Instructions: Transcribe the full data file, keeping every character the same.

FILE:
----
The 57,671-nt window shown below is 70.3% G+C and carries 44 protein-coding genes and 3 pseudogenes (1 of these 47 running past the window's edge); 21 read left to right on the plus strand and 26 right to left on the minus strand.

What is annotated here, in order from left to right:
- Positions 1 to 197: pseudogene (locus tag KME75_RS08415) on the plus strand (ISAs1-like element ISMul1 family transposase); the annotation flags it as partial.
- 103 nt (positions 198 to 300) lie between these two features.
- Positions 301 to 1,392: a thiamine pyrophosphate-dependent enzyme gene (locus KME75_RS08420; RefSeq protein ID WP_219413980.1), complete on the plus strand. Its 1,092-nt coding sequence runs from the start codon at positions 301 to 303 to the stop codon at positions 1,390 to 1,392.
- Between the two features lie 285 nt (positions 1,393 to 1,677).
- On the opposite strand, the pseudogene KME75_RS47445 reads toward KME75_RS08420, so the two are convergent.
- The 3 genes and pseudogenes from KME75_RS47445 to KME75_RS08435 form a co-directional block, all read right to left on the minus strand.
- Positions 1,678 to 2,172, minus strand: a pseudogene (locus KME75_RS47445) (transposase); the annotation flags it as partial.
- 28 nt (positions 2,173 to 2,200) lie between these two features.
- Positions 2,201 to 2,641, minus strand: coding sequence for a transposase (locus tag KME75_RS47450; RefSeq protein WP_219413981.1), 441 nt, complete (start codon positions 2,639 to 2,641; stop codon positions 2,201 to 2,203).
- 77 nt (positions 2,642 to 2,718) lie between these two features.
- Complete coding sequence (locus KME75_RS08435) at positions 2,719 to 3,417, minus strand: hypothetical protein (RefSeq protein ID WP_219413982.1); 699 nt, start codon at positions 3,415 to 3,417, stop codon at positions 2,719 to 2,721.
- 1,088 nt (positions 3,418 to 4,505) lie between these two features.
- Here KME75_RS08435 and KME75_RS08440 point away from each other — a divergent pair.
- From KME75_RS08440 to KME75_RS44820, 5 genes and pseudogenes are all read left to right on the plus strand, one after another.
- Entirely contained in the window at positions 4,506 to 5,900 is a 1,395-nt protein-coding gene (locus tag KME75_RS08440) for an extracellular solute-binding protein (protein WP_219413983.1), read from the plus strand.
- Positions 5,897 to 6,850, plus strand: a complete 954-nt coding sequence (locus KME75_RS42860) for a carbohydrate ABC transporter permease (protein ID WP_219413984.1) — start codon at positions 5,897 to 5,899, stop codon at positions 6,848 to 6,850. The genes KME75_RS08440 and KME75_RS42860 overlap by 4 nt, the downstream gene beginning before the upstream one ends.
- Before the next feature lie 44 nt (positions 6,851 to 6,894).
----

The 57,671-nt window shown below is 70.3% G+C and carries 44 protein-coding genes and 3 pseudogenes (1 of these 47 running past the window's edge); 21 read left to right on the plus strand and 26 right to left on the minus strand.

What is annotated here, in order from left to right:
- Positions 1 to 197: pseudogene (locus tag KME75_RS08415) on the plus strand (ISAs1-like element ISMul1 family transposase); the annotation flags it as partial.
- 103 nt (positions 198 to 300) lie between these two features.
- Positions 301 to 1,392: a thiamine pyrophosphate-dependent enzyme gene (locus KME75_RS08420; RefSeq protein ID WP_219413980.1), complete on the plus strand. Its 1,092-nt coding sequence runs from the start codon at positions 301 to 303 to the stop codon at positions 1,390 to 1,392.
- Between the two features lie 285 nt (positions 1,393 to 1,677).
- On the opposite strand, the pseudogene KME75_RS47445 reads toward KME75_RS08420, so the two are convergent.
- The 3 genes and pseudogenes from KME75_RS47445 to KME75_RS08435 form a co-directional block, all read right to left on the minus strand.
- Positions 1,678 to 2,172, minus strand: a pseudogene (locus KME75_RS47445) (transposase); the annotation flags it as partial.
- 28 nt (positions 2,173 to 2,200) lie between these two features.
- Positions 2,201 to 2,641, minus strand: coding sequence for a transposase (locus tag KME75_RS47450; RefSeq protein WP_219413981.1), 441 nt, complete (start codon positions 2,639 to 2,641; stop codon positions 2,201 to 2,203).
- 77 nt (positions 2,642 to 2,718) lie between these two features.
- Complete coding sequence (locus KME75_RS08435) at positions 2,719 to 3,417, minus strand: hypothetical protein (RefSeq protein ID WP_219413982.1); 699 nt, start codon at positions 3,415 to 3,417, stop codon at positions 2,719 to 2,721.
- 1,088 nt (positions 3,418 to 4,505) lie between these two features.
- Here KME75_RS08435 and KME75_RS08440 point away from each other — a divergent pair.
- From KME75_RS08440 to KME75_RS44820, 5 genes and pseudogenes are all read left to right on the plus strand, one after another.
- Entirely contained in the window at positions 4,506 to 5,900 is a 1,395-nt protein-coding gene (locus tag KME75_RS08440) for an extracellular solute-binding protein (protein WP_219413983.1), read from the plus strand.
- Positions 5,897 to 6,850, plus strand: a complete 954-nt coding sequence (locus KME75_RS42860) for a carbohydrate ABC transporter permease (protein ID WP_219413984.1) — start codon at positions 5,897 to 5,899, stop codon at positions 6,848 to 6,850. The genes KME75_RS08440 and KME75_RS42860 overlap by 4 nt, the downstream gene beginning before the upstream one ends.
- Before the next feature lie 44 nt (positions 6,851 to 6,894).